Which type of actuator is best? It depends on what you need it for.
What are they?
First, let's answer the question: what are actuators?
Actuators control the movement of adjustable blades on dampers and adjustable louvers. Actuators can be manually operated or automatically controlled, for two-position or modular action.
In other words, an automated actuator can move blades to one of two positions - usually fully open and fully closed - or adjust the position to any angle you want. Automated actuators can also help create a fully automated HVAC system.
Actuators will have additional requirements for UL-rated dampers. Learn more about these requirements with our online course: "Fire & Smoke Protection with Life Safety Dampers". Visit the MCDLG Campus portal for more information.
A manual actuator is a cost-effective option, but it will require regular access to the damper and needs an operator to control the actuator.
Hand quadrants are the most common type of manual actuator. You must adjust these actuators by hand, like a lever. In fact, hand quadrants are reinforced levers installed on the driving axle of the damper. With the hand quadrant, operators can adjusts the blades by pulling or pushing the lever.
These actuators are best suited for blades that open or close on occasion. Hand quadrants are the cheapest option, but they require access to the louver or damper being adjusted.
You may not be able to freely adjust the hand quadrant. Adjustable louvers are generally installed in or near a building's walls, making them difficult to access. In these situations, a manual actuator may not be your best option.
With automatic actuators, you don't need access the louver or damper.
Automatic actuators control blade movement through pneumatic action or with an electric motor. These are known as pneumatic actuators and electric actuators.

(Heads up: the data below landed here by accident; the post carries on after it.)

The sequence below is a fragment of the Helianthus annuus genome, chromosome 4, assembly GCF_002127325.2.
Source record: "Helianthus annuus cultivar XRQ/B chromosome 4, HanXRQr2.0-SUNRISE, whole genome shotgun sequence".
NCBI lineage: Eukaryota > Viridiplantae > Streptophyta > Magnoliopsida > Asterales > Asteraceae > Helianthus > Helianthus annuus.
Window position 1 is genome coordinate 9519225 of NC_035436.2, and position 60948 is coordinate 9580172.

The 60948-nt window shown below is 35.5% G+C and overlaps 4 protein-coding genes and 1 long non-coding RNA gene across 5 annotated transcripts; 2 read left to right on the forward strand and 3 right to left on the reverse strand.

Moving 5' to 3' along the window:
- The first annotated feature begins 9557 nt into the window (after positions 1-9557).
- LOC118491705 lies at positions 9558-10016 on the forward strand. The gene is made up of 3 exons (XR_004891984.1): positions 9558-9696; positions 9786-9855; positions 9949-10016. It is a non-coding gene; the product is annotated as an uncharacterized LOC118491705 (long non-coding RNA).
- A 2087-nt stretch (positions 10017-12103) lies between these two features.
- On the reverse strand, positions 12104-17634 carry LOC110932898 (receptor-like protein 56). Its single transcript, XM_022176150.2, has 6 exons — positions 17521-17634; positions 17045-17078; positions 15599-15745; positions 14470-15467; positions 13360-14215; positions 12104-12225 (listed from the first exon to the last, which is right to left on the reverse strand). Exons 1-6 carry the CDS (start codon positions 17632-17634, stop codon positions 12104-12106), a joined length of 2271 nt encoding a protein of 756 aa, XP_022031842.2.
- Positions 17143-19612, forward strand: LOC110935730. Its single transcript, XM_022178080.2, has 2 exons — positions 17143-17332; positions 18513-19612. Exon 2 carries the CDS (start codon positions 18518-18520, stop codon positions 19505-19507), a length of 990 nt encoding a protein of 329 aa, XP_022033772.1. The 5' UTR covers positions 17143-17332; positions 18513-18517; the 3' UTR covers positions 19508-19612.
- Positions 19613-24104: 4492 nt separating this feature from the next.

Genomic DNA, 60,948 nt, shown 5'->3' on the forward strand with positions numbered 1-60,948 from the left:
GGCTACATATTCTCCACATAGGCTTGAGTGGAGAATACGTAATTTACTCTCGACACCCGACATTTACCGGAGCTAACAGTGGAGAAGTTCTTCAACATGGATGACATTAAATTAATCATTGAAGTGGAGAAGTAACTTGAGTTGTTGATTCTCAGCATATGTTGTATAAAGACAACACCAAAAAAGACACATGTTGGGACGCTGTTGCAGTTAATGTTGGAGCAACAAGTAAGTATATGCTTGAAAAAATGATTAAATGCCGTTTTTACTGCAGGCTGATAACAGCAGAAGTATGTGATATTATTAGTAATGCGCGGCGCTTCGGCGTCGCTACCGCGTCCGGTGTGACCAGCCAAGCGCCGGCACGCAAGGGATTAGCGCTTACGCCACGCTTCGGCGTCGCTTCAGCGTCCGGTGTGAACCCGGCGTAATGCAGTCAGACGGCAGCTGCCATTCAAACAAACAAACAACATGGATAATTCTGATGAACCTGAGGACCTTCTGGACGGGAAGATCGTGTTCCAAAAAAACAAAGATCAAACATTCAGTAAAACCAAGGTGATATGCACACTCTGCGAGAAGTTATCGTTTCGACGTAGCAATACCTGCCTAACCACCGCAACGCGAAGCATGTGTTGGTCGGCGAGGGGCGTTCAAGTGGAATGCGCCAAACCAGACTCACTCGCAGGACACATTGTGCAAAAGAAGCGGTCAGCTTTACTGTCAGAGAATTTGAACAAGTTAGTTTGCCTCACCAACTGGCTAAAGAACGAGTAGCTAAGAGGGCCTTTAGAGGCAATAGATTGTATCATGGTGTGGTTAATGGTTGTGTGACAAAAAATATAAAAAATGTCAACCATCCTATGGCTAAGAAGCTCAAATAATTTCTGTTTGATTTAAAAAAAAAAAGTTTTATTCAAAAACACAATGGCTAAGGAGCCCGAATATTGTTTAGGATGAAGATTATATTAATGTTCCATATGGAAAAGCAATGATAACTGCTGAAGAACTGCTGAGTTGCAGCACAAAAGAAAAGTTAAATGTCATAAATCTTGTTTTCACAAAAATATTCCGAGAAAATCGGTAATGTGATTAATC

Pneumatic actuators use compressed air to move an enclosed piston up and down. This action is tied to the blades, adjusting them open or closed as the piston moves. These actuators can provide precise control for a relatively low cost per actuator.
However, pneumatic actuators require a compressor system to generate compressed air and air lines to feed it into the actuators. Pneumatic actuators are cheap because of their simple design, but the compressor and air line systems are expensive to install. Older buildings may already have these systems installed. In that case, pneumatic actuators are the best option.
Most modern projects use electric actuators for their adjustable louvers and dampers.
Electric actuators use small electric motors to control the adjustable blades, allowing for even greater precision than pneumatic actuators. Also, advances in technology have made electric actuators a cheaper and more effective option for automating adjustable louvers and dampers.
Electric actuators require an electrician for installation and for tying the actuator to the building's power. You should also consider this initial cost when weighing your options. Once installed, these actuators can be connected to digital controllers for a fully autonomous HVAC solution. From the controller, actuators can be individually configured. This controller can adjust the blade positions of multiple dampers and louvers at once.